With Twilio <Pay>, businesses can now securely collect payment details with an interactive voice response flow, which is useful for automating payment experiences such as bill collection or donations. For a more personalized experience, employees can also walk customers through an order over the phone: when it’s time to collect the payment, the agent activates Twilio <Pay> to let the customer enter payment info using their keypad—agents can follow the customer’s progress, but won’t see or hear the card details.

This will be huge for anyone that handles phone sales or customers that struggle with online forms. It reminded of an interaction I recently had with a live chat agent where I wanted to switch a subscription to a new plan. For whatever reason, they said that they would need to cancel my current order and then have me resubscribe and re-enter my payment info. They were able to push a new popup to me that included all the forms and outside the agent’s eyes. I thought it was clever.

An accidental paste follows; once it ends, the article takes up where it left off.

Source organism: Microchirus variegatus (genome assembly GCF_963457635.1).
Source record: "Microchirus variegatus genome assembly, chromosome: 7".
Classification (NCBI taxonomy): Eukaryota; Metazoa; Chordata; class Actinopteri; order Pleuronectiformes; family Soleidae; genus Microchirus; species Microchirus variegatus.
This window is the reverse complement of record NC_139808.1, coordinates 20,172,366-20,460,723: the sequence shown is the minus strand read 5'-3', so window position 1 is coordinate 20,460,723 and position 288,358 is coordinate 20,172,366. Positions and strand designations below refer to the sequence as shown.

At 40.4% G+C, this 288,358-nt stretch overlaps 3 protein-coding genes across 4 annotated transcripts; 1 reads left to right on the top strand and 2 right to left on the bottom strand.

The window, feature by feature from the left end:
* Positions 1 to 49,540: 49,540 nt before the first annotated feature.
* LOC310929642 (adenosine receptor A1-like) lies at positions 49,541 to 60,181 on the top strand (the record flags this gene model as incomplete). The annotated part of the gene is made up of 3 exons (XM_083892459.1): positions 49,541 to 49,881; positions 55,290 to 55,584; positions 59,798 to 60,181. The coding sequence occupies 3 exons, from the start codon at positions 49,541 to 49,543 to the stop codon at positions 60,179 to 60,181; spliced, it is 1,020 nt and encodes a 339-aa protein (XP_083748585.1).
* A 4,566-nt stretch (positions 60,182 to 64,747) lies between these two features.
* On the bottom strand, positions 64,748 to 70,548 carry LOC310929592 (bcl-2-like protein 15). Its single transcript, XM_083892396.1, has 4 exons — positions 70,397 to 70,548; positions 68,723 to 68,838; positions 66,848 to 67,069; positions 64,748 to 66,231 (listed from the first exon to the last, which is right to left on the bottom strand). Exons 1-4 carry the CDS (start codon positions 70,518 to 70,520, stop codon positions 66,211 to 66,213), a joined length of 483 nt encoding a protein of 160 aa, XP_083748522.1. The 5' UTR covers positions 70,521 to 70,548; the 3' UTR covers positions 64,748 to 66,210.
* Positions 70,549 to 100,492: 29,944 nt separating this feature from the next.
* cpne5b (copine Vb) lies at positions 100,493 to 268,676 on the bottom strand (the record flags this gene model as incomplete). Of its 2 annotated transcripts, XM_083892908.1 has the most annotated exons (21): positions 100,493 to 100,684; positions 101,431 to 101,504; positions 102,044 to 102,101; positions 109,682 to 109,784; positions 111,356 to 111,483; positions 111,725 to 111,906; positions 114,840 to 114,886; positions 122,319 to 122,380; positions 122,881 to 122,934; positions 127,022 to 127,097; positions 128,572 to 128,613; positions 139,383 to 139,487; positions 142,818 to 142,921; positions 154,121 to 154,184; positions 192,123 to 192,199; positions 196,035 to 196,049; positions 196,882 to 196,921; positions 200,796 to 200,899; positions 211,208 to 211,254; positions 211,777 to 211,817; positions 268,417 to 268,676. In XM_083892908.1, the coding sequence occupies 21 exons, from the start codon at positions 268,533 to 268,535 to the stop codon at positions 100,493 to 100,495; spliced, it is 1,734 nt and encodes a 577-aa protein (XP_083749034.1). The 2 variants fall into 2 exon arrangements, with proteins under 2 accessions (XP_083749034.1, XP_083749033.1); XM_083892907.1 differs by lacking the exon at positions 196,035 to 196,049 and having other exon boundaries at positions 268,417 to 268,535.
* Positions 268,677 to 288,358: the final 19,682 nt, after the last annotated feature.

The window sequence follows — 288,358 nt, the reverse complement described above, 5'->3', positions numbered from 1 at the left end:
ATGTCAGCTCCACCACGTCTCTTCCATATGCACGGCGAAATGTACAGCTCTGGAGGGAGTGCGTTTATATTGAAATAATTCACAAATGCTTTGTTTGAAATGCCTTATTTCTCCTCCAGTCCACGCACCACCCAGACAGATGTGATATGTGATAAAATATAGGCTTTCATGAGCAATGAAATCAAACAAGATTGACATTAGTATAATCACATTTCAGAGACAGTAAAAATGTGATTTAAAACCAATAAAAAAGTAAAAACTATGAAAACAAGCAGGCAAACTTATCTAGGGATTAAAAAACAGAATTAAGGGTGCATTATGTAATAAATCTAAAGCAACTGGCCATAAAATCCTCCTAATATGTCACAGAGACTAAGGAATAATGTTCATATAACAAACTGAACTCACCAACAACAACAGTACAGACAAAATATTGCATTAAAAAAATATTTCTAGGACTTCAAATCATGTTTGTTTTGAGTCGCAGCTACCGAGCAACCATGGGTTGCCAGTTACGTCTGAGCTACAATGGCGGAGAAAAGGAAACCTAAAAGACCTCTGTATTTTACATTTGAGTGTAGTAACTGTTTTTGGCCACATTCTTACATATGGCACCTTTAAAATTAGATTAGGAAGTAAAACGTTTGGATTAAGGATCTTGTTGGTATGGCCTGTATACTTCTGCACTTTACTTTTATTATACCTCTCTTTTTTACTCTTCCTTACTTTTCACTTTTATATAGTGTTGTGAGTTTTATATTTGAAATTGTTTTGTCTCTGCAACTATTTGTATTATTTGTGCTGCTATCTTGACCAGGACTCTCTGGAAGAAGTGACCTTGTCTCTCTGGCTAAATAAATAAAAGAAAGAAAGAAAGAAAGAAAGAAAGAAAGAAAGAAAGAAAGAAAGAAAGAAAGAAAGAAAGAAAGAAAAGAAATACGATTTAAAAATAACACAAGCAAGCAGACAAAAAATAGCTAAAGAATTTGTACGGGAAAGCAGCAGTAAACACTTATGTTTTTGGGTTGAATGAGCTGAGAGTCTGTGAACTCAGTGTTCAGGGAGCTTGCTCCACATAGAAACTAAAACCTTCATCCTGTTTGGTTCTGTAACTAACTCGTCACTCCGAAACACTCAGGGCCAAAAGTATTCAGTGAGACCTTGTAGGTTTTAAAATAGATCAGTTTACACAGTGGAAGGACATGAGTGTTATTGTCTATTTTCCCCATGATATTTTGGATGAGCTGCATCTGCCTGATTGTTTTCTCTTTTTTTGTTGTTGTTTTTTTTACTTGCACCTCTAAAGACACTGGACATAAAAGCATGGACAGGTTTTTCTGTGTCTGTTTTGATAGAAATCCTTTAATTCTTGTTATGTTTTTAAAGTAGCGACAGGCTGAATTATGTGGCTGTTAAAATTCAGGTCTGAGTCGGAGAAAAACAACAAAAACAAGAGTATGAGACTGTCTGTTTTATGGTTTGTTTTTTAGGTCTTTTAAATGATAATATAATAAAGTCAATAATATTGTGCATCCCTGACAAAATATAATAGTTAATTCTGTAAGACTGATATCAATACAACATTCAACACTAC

My Everyday Carry

I have an affection for everyday carry items. I love looking at checking out blog posts, or Instagram posts that feature what others carry. Of course, I work from home and half the time I’m in my PJ’s so I don’t carry a lot, but when I do go out here is my current items.


Here is a list of each of the items:

  • Opinel â„–8 – At $15 it’s an inexpensive knife that gets the job done. It also has a whole subreddit for enthusiasts.
  • Kaweco Fountain Pen – This was recommended to me by a friend and I absolutely love it. They make cheaper versions with plastic cases but there is something satisfying about having something with the nicks and scratches you put on it.